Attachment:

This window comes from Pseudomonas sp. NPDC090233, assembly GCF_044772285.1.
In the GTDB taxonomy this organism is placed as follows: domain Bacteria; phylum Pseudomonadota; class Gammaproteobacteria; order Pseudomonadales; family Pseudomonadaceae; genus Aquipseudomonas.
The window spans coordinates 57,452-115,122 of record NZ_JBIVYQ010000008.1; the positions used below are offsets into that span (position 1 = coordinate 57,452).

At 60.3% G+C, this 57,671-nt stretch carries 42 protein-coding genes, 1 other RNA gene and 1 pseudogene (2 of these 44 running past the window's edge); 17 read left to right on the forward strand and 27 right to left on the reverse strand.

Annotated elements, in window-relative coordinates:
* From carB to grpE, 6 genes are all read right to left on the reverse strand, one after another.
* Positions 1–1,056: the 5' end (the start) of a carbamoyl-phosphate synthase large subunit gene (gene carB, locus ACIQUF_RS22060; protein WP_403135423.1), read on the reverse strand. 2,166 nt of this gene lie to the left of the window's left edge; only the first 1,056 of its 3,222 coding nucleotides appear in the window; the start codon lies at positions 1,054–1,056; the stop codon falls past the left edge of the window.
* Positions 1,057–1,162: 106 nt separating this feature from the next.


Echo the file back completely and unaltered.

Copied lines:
This window comes from Pseudomonas sp. NPDC090233, assembly GCF_044772285.1.
In the GTDB taxonomy this organism is placed as follows: domain Bacteria; phylum Pseudomonadota; class Gammaproteobacteria; order Pseudomonadales; family Pseudomonadaceae; genus Aquipseudomonas.
The window spans coordinates 57,452-115,122 of record NZ_JBIVYQ010000008.1; the positions used below are offsets into that span (position 1 = coordinate 57,452).

At 60.3% G+C, this 57,671-nt stretch carries 42 protein-coding genes, 1 other RNA gene and 1 pseudogene (2 of these 44 running past the window's edge); 17 read left to right on the forward strand and 27 right to left on the reverse strand.

Annotated elements, in window-relative coordinates:
* From carB to grpE, 6 genes are all read right to left on the reverse strand, one after another.
* Positions 1–1,056: the 5' end (the start) of a carbamoyl-phosphate synthase large subunit gene (gene carB, locus ACIQUF_RS22060; protein WP_403135423.1), read on the reverse strand. 2,166 nt of this gene lie to the left of the window's left edge; only the first 1,056 of its 3,222 coding nucleotides appear in the window; the start codon lies at positions 1,054–1,056; the stop codon falls past the left edge of the window.
* Positions 1,057–1,162: 106 nt separating this feature from the next.